Many of us dream of that lucky break that will change the course of our life; a financial windfall, meeting the love of your life, landing that dream job…

Waverley Stanley’s lucky break came when he was in Year 7 in 1979. His teacher, Mrs Rosemary Bishop saw his potential. She believed this young indigenous boy from Murgon had something special to offer the world and she fought to put him on the path to greatness.

Mrs Bishop contacted the then Headmaster of Toowoomba Grammar School, Mr William Dent and asked if Waverley could be accepted into Toowoomba Grammar School on a scholarship. Mr Dent agreed and so changed the course of Waverley’s life.

“I don’t like to think about where I would be now if that hadn’t happened,” stated Waverley.

He enthusiastically seized the moment and proved Mrs Bishop and Mr Dent right for believing in him, developing into a passionate man, dedicated to giving other indigenous youth the opportunities he was so grateful to receive.

“The School accepted me for who I was, not the colour of my skin, or my background,” said Waverley.

“I was the only aboriginal boy at TGS at that time (1980-84), so I was culturally isolated, but I didn’t realise it at the time and it didn’t matter to me because I had so many friends and I felt supported by everyone there.

“There was no discrimination towards me at all and looking back I think that was because of the values taught at the School, like showing respect for others and their differences. Most boys didn’t even realise I was indigenous, to them I was just Stan. We were all brothers, we looked after each other, we understood what we were going through being away from family and made the most of what we had.”

Not only did Mrs Bishop’s act of faith and kindness change Waverley’s life, but hundreds of others since then as well. Waverley is proud to have been the first indigenous Prefect at TGS and has worked tirelessly to give indigenous youth the exact same opportunity afforded him, by creating the Yalari Foundation and the Rosemary Bishop Indigenous Scholarships in 2005. Yalari is a not-for-profit organisation that offers quality, secondary education scholarships at leading Australian boarding schools for Indigenous children from regional, rural, and remote communities. Toowoomba Grammar School and The Glennie School were the foundation schools with three Yalari students in 2006. Now, up to 50 Yalari scholarships are granted Australia-wide each year. This year, there were over 250 students on Yalari scholarships nationally with an alumni group of 380 studying at universities, working or undertaking further training.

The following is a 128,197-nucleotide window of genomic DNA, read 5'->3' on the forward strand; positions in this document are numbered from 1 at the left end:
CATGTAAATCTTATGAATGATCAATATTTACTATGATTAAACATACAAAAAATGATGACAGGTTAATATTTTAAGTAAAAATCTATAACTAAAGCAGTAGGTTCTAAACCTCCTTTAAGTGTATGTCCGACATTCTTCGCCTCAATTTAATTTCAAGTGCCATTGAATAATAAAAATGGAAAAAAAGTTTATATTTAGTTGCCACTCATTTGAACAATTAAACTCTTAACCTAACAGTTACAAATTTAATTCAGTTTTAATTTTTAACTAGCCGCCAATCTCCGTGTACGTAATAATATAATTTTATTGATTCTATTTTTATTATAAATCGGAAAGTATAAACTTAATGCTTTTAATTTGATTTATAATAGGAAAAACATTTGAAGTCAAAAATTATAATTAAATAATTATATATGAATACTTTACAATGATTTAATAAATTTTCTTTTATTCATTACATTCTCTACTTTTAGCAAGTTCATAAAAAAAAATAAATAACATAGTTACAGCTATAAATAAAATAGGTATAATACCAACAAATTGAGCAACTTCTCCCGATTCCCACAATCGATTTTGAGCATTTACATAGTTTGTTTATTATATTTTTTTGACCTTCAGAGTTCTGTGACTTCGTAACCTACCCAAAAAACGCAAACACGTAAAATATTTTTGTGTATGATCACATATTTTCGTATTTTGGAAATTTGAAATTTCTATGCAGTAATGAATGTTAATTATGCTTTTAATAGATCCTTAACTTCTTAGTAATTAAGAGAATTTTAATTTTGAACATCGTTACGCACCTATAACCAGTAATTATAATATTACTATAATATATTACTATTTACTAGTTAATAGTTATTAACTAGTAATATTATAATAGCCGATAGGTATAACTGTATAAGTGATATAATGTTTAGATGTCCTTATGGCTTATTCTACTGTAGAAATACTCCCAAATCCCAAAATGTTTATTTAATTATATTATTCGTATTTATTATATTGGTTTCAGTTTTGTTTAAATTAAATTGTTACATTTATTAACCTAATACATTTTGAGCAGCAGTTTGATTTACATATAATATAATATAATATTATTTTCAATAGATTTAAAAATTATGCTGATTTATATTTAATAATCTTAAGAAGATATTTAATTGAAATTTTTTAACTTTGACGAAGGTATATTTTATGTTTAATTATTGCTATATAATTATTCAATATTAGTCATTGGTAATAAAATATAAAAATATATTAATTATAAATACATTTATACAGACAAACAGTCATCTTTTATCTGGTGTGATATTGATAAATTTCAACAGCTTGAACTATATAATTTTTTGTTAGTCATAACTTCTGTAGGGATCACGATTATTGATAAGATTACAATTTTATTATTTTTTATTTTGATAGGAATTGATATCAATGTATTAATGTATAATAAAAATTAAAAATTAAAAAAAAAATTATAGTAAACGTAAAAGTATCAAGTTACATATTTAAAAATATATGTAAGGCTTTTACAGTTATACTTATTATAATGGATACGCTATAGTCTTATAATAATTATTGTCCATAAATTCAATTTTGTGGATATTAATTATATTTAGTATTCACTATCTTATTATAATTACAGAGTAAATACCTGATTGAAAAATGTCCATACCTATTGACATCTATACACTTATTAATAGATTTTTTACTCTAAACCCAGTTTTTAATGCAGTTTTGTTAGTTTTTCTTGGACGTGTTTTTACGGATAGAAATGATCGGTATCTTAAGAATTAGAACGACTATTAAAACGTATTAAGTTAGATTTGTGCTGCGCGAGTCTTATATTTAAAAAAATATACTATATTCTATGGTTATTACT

A very humble and passionate man, Waverley does not like to take credit for what he has achieved or is giving to others.

“I am so grateful for the life I’ve been given because of TGS, and I love that we can collaboratively make a difference for children.

“If it wasn’t for Rosemary Bishop and Headmaster Dent, I wouldn’t be the man I am now, they changed my life and gave me a different pathway. I don’t like to think where I would be otherwise, I stay in the moment and am grateful for what I do now.”

Waverley was thrilled to learn that TGS appointed an Indigenous Education Coordinator, Mr Scott Gale, earlier this year. He believes it will add an important cultural overlay to the School and help future generations to acknowledge, accept and value diversity; to not judge someone for their cultural upbringing, but for who they are as a person.

“It takes a whole school community like TGS to help and educate our children, but the real change will come when they are parents, that’s when we can change generational thinking,” said Waverley.

“That is my mantra – generational change – our past has brought us to the present and what we do in the present will determine our future. I think we have a great future ahead.”

TGS Indigenous Education Coordinator, Scott Gale with Waverley Stanley, 2022 Yalari Captain Reghan Bayles and Headmaster Dr John Kinniburgh

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